Celebrate National Electricity Day
June 15th is National Electricity Day. It’s a great time to look at the famous story surrounding Benjamin Franklin about electricity! Where would we be without electricity? Quite literally in the dark! Many elementary school students are taught that Benjamin Franklin discovered electricity in 1752 when his kite was struck by lightning in a storm. This is a GREAT story, but it simply isn’t true. Ask George Washington after he’s done chopping down the cherry tree. (another great story that simply isn’t true!)
We celebrate National Electricity Day to honor Ben Franklin’s kite experiment and what was learned about electricity as a result, but not the invention of, or discovery of electricity.
Who Actually Invented Electricity?
No one person “invented” electricity. Electricity is a form of energy and it exists in nature, it had to be discovered, like gravity! Pinpointing exactly who discovered it, however, can be tricky. The Ancient Greeks discovered in about 600 BC that when they rubbed fur on fossilized tree resin there was an attraction between the two. This was static electricity. Archaeologists in the 1930s discovered pots with sheets of copper inside. These may have been ancient batteries meant to produce light. They were discovered at archaeological sights of both the Romans and the Persians.
Electricity related Inventions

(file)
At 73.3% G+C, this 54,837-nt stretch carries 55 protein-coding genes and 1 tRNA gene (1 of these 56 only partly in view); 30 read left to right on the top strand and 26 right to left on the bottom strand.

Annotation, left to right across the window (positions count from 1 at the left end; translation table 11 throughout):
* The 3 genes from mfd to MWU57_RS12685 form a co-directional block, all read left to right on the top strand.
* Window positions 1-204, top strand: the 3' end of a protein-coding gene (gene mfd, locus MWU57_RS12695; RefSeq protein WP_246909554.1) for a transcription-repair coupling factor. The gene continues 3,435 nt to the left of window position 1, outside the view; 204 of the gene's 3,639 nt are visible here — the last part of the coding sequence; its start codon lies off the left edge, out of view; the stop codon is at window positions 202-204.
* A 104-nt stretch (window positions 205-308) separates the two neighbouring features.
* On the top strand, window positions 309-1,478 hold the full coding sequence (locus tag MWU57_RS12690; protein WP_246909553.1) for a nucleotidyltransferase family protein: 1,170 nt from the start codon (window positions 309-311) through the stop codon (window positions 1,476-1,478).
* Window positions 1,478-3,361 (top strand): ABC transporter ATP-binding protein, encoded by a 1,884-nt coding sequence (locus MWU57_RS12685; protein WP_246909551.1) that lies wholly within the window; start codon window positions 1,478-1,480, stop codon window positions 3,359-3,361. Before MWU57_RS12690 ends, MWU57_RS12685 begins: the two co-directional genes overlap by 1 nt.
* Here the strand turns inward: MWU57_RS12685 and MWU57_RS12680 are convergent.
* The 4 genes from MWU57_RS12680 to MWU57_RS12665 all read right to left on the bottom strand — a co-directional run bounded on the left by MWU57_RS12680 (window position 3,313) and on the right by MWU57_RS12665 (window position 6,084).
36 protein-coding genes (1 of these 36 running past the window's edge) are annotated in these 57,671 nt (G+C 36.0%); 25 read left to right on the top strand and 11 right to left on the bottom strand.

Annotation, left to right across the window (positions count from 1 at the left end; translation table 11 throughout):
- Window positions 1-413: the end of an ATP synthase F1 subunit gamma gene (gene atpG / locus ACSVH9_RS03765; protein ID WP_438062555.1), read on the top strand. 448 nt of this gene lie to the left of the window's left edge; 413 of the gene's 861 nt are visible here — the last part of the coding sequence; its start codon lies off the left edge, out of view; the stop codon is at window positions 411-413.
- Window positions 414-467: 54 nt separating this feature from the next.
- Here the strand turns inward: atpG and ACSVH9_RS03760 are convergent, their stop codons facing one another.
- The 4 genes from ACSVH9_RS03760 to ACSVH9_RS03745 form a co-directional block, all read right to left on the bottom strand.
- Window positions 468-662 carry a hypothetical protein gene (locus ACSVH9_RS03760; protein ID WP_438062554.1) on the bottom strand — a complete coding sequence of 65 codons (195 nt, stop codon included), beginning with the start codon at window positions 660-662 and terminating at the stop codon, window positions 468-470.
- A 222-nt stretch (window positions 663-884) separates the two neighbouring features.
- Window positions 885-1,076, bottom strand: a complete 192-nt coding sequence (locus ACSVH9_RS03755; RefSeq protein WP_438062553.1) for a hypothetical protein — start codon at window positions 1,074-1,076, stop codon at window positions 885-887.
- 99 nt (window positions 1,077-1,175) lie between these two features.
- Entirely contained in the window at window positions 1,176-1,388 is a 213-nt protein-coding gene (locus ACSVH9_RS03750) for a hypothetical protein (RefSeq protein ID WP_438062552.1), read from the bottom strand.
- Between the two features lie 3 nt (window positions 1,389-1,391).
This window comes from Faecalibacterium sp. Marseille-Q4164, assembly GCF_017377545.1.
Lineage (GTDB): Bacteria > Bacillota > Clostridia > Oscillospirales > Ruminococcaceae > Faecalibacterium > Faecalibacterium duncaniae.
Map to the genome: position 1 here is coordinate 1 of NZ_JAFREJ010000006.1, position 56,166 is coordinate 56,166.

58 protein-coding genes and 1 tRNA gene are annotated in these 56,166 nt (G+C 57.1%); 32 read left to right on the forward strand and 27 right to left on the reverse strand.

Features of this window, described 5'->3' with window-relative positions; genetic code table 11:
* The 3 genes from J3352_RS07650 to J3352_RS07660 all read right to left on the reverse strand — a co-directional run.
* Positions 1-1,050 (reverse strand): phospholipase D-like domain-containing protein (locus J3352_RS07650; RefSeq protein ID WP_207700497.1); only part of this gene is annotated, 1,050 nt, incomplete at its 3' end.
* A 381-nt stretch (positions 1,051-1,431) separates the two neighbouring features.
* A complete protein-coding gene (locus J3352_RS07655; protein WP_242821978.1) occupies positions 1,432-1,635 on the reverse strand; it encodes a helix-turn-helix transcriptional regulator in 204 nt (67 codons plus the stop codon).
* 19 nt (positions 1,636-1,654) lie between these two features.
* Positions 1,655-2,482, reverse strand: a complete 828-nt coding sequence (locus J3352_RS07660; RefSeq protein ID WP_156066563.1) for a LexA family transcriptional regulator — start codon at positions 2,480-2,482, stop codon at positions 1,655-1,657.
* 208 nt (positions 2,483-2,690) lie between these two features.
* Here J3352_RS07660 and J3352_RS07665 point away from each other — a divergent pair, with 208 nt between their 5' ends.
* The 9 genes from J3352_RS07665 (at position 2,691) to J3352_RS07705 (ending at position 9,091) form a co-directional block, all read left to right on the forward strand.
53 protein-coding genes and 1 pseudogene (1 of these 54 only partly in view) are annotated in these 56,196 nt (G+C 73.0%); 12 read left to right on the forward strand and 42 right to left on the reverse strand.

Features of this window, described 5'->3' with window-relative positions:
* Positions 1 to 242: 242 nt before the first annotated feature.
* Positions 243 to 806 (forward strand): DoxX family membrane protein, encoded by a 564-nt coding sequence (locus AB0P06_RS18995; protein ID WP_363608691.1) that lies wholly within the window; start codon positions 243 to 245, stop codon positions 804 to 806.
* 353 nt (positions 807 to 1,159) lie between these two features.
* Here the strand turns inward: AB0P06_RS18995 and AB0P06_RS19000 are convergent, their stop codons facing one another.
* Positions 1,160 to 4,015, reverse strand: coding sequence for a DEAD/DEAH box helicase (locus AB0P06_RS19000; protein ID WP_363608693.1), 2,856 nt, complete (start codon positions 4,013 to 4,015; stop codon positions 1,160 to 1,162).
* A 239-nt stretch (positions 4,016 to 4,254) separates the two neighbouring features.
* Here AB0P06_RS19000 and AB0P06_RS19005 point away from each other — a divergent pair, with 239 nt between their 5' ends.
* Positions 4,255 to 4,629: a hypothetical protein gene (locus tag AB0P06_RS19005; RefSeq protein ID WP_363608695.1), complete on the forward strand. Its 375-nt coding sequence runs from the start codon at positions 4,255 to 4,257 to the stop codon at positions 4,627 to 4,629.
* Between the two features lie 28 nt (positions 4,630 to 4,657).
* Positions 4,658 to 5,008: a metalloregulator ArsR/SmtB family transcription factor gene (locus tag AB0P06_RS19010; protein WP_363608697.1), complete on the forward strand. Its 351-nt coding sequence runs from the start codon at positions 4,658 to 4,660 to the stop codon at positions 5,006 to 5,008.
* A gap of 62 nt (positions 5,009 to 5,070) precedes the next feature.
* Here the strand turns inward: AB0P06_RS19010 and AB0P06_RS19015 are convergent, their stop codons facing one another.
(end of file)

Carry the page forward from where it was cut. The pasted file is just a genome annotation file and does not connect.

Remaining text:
By the 17th century, the discoveries related to electricity were multiplying! In fact, Ben Franklin’s kite experiment used what is called a Leyden Jar. This jar was invented in 1745 specifically to collect and store electricity. By 1752 when Ben Franklin came into the picture he was able to prove that lightning and tiny electric sparks were the same things. Spoiler alert – if Franklin’s kite had been struck by lightning, he likely would have died.
Advancements in discovery continue when in 1800 Alessandro Volta constructed an early electric battery that produced a steady electric current making him the first person to create a steady flow of electrical charge. By 1831 electricity could be created in a practical way – opening the door for American inventor Thomas Edison and British scientist Joseph Swan. They each invented the incandescent filament light bulb in their respective countries in about 1878. Light bulbs had been invented before this by others, but the incandescent bulb was the first practical bulb that would remain lit for hours. You can learn more about Thomas Edison and the light bulb by reading: National Inventors Day
Ben Franklin’s Kite Experiment
The details of Ben Franklin’s kite experiment are available in a fact-filled resource for you: FRANKLIN & THE KITE: LAPBOOK, NOTEBOOK, OR MINI BOOK. This curriculum is suitable for learners in grades 3 and up. There is both a video and Informational Text. You can use either or both to complete the activity. As a BONUS there is a Word Study included because Franklin is responsible for coining several words related to electricity.
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